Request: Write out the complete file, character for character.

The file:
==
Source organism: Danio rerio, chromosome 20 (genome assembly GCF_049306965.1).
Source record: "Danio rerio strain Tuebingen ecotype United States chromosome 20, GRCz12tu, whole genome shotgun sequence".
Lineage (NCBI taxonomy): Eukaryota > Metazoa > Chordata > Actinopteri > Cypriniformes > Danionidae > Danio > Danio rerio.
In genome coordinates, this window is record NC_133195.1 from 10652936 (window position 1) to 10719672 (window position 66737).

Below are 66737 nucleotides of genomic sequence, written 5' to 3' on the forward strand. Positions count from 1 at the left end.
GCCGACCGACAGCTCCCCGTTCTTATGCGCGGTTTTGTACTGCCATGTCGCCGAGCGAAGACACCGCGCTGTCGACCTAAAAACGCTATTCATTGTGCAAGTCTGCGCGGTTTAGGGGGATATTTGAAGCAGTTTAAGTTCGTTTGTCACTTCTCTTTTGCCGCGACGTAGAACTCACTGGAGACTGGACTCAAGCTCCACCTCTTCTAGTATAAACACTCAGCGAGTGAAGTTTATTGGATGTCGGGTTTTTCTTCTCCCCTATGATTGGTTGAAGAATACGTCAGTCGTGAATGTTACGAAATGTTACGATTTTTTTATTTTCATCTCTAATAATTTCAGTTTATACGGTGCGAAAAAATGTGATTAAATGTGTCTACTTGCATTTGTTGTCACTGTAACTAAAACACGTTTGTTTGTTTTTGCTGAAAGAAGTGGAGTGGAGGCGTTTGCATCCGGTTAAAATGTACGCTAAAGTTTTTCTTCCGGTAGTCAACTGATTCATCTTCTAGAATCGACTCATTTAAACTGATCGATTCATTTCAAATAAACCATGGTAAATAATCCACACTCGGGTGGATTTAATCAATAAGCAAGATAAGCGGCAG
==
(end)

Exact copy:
Source organism: Danio rerio, chromosome 20 (genome assembly GCF_049306965.1).
Source record: "Danio rerio strain Tuebingen ecotype United States chromosome 20, GRCz12tu, whole genome shotgun sequence".
Lineage (NCBI taxonomy): Eukaryota > Metazoa > Chordata > Actinopteri > Cypriniformes > Danionidae > Danio > Danio rerio.
In genome coordinates, this window is record NC_133195.1 from 10652936 (window position 1) to 10719672 (window position 66737).

Below are 66737 nucleotides of genomic sequence, written 5' to 3' on the forward strand. Positions count from 1 at the left end.
GCCGACCGACAGCTCCCCGTTCTTATGCGCGGTTTTGTACTGCCATGTCGCCGAGCGAAGACACCGCGCTGTCGACCTAAAAACGCTATTCATTGTGCAAGTCTGCGCGGTTTAGGGGGATATTTGAAGCAGTTTAAGTTCGTTTGTCACTTCTCTTTTGCCGCGACGTAGAACTCACTGGAGACTGGACTCAAGCTCCACCTCTTCTAGTATAAACACTCAGCGAGTGAAGTTTATTGGATGTCGGGTTTTTCTTCTCCCCTATGATTGGTTGAAGAATACGTCAGTCGTGAATGTTACGAAATGTTACGATTTTTTTATTTTCATCTCTAATAATTTCAGTTTATACGGTGCGAAAAAATGTGATTAAATGTGTCTACTTGCATTTGTTGTCACTGTAACTAAAACACGTTTGTTTGTTTTTGCTGAAAGAAGTGGAGTGGAGGCGTTTGCATCCGGTTAAAATGTACGCTAAAGTTTTTCTTCCGGTAGTCAACTGATTCATCTTCTAGAATCGACTCATTTAAACTGATCGATTCATTTCAAATAAACCATGGTAAATAATCCACACTCGGGTGGATTTAATCAATAAGCAAGATAAGCGGCAG